RSA - are we able to encrypt into any possible ciphertext in $Z_n$ given a specific key?

Given a public key $$(e,n)$$, if we are free to choose the plaintext does that mean we are able to generate any possible ciphertext in $$Z_n$$ ?

Because if we were given $$e$$ we can say that the decryption key is $$e^{-1} = k \mod n$$ and then choose the ciphertext we wish to generate, say $$c$$, perform $$c^k$$ and that shows that any ciphertext is "reachable" via encryption given a specific key and some plaintext?

Is that correct?

Edit: The question is theoretical so we assume we know both the public and the private key.

• Possible duplicate of Does RSA work for any message M? – kelalaka Dec 18 '18 at 19:37
• @kelalaka Not exaclty, what i mean is to use the key as exponent and not the phi(n) function. – caffein Dec 18 '18 at 19:40
• In my case the message does not have to be relatively prime to anything, it is just a message so it's not so related. – caffein Dec 18 '18 at 19:47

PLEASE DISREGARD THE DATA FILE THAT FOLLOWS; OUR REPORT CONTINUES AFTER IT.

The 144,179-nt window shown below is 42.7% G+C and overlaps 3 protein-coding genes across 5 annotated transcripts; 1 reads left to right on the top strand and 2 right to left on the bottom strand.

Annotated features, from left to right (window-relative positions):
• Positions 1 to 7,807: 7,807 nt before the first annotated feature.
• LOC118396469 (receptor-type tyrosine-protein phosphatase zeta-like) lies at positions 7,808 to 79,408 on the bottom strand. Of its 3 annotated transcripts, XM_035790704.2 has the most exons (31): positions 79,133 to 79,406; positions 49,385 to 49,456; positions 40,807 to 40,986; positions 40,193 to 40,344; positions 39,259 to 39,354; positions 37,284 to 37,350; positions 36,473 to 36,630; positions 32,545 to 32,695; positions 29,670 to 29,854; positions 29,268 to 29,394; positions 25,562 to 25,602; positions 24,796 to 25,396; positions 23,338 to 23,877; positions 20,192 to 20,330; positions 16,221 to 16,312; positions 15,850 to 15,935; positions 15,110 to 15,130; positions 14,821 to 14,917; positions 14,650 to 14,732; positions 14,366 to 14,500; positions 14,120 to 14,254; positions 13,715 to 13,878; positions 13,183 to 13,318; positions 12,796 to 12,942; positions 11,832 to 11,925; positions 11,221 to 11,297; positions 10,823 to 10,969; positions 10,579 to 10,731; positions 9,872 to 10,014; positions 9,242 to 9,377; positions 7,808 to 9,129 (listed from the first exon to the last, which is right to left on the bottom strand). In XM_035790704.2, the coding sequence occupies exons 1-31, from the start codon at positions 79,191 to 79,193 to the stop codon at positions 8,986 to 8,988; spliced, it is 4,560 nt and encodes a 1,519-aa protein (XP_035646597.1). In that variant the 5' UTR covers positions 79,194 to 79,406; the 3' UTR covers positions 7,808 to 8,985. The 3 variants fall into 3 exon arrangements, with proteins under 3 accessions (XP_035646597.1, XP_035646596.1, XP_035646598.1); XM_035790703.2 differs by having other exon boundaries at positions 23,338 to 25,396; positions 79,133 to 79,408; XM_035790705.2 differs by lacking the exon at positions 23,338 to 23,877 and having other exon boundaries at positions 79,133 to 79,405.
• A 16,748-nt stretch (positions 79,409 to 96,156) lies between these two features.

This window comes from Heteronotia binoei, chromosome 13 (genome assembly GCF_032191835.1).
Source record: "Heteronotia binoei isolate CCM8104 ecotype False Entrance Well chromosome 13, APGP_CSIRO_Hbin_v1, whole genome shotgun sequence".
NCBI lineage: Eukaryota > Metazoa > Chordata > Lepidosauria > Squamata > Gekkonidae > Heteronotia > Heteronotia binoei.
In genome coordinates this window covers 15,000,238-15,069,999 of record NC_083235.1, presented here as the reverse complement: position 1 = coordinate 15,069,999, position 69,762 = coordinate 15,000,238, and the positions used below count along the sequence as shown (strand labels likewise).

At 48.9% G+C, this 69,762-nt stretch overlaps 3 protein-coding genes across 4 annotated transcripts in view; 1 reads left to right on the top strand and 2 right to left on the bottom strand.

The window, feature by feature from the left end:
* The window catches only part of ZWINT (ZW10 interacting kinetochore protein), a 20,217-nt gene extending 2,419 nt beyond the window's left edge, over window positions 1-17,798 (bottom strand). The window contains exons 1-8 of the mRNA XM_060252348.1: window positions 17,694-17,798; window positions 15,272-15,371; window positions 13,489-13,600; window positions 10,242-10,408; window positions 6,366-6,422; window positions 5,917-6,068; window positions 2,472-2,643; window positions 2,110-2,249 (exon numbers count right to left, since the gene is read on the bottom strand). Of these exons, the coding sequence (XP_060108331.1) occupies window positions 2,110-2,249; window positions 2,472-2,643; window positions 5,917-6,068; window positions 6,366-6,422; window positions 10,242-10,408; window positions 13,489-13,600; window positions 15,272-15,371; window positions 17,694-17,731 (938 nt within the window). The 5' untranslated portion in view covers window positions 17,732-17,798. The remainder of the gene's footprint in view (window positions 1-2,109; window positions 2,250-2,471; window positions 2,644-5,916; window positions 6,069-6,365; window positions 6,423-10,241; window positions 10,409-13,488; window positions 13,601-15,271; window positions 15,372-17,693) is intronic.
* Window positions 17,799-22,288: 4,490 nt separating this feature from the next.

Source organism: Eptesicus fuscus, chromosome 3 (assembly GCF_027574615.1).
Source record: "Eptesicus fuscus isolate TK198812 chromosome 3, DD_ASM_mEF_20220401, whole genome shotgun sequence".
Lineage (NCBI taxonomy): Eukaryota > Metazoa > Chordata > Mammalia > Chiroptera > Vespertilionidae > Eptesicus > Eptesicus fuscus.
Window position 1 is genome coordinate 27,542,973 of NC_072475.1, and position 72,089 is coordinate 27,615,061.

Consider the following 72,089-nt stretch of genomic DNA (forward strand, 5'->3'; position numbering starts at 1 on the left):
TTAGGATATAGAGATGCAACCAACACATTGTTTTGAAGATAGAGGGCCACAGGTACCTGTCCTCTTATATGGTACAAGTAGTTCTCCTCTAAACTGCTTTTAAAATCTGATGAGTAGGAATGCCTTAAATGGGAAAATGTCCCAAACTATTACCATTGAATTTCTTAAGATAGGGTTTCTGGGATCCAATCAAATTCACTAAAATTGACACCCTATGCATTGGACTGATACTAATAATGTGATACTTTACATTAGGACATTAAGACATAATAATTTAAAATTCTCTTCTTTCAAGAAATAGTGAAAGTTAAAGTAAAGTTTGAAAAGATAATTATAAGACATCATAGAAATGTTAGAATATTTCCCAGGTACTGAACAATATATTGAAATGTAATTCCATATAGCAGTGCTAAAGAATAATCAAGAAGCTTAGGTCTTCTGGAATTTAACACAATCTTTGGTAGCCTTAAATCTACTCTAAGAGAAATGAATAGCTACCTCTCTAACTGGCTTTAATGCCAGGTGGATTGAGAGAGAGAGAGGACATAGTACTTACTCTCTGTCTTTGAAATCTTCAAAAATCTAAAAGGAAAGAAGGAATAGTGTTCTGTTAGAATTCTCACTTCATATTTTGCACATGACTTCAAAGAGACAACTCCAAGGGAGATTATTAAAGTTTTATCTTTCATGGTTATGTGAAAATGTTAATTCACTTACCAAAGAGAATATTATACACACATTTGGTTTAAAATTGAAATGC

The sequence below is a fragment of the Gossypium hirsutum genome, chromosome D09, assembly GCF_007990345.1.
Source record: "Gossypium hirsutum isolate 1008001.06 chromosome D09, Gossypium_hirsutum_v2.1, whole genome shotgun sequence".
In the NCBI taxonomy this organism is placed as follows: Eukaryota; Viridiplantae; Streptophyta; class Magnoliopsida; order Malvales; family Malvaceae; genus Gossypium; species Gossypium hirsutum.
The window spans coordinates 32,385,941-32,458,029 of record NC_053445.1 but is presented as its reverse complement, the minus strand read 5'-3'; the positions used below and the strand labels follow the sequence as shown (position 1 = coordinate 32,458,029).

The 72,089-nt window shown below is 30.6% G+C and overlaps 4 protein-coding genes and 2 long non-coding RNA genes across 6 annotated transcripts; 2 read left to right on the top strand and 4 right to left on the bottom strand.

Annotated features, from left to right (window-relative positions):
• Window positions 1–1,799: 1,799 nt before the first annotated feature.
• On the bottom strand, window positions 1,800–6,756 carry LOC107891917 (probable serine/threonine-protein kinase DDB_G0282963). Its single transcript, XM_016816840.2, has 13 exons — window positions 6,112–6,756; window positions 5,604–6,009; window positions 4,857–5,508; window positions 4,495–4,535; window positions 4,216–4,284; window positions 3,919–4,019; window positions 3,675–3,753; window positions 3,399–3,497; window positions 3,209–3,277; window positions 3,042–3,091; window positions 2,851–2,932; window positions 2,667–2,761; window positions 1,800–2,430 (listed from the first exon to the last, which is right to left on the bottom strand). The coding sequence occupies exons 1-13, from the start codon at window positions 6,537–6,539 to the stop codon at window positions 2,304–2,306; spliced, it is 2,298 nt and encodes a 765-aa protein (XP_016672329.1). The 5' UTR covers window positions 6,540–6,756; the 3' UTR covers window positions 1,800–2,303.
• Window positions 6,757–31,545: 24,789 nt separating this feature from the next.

• A decryption key is $e^{-1} \pmod {\varphi(n)}$ and not $e^{-1} \pmod n$ – gammatester Dec 18 '18 at 19:52

Given a public key $$(e,n)$$, if we are free to choose the plaintext does that mean we are able to generate any possible ciphertext in $$Z_n$$ ?
Because if we were given $$e$$ we can say that the decryption key is $$e^{-1} = k \mod n$$
Not quite; the decryption key (which is traditionally named $$d$$; I'll leave it $$k$$ using your terminology) is related to the encryption key as $$e \cdot k \equiv 1 \pmod{ \text{lcm}(p-1, q-1) }$$, where $$p, q$$ are the prime factors of $$n$$, or in other words $$e^{-1} = k \mod \text{lcm}(p-1, q-1)$$. Other than that detail, you're correct.
and then choose the ciphertext we wish to generate, say $$c$$, perform $$c^k \bmod n$$ and that shows that any ciphertext is "reachable" via encryption given a specific key and some plaintext?